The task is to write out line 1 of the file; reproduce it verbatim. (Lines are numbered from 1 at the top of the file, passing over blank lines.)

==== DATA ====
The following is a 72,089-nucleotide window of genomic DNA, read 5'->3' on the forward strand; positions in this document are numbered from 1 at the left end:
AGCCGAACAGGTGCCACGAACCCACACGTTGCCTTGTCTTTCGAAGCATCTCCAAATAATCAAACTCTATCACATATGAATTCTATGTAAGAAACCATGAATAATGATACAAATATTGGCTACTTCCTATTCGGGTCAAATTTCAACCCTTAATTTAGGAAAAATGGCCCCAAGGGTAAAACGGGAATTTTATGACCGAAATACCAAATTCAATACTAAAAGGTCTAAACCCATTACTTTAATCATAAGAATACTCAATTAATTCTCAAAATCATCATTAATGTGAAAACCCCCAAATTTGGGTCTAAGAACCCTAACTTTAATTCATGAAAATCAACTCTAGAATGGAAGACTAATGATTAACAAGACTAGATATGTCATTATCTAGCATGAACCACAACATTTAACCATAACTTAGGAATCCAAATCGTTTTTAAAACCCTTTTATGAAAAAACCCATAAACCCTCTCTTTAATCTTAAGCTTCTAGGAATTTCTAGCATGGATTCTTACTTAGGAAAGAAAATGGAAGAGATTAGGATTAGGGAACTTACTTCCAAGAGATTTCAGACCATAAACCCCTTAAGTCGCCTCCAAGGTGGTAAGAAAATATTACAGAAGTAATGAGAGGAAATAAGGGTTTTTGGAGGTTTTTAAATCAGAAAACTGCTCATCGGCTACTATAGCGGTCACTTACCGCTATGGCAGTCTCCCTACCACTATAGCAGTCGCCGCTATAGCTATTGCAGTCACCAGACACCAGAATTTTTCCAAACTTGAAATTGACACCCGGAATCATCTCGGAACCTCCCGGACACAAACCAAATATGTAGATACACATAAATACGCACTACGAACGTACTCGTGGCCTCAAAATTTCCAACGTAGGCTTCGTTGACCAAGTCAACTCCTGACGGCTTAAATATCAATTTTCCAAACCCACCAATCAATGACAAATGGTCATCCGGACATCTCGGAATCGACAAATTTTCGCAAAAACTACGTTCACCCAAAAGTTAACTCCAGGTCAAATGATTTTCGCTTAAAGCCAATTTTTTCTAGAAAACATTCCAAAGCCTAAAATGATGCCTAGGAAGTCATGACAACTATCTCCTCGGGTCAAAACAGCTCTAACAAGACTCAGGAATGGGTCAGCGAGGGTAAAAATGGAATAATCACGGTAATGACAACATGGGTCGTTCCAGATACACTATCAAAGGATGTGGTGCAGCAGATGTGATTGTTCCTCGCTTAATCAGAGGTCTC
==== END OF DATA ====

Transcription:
The following is a 72,089-nucleotide window of genomic DNA, read 5'->3' on the forward strand; positions in this document are numbered from 1 at the left end: